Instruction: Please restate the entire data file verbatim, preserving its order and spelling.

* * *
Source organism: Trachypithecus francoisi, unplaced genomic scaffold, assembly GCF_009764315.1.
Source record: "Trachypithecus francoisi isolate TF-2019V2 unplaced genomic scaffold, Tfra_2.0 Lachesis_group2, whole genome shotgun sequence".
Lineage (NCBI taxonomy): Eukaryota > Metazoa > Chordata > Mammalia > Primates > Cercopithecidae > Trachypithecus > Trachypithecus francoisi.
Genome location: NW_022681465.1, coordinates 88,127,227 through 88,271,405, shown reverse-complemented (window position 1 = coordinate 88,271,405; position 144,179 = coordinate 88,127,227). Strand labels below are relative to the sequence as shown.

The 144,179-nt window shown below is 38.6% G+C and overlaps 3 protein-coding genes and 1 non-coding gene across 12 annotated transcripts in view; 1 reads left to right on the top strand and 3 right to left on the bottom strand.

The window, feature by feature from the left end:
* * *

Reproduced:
Source organism: Trachypithecus francoisi, unplaced genomic scaffold, assembly GCF_009764315.1.
Source record: "Trachypithecus francoisi isolate TF-2019V2 unplaced genomic scaffold, Tfra_2.0 Lachesis_group2, whole genome shotgun sequence".
Lineage (NCBI taxonomy): Eukaryota > Metazoa > Chordata > Mammalia > Primates > Cercopithecidae > Trachypithecus > Trachypithecus francoisi.
Genome location: NW_022681465.1, coordinates 88,127,227 through 88,271,405, shown reverse-complemented (window position 1 = coordinate 88,271,405; position 144,179 = coordinate 88,127,227). Strand labels below are relative to the sequence as shown.

The 144,179-nt window shown below is 38.6% G+C and overlaps 3 protein-coding genes and 1 non-coding gene across 12 annotated transcripts in view; 1 reads left to right on the top strand and 3 right to left on the bottom strand.

The window, feature by feature from the left end: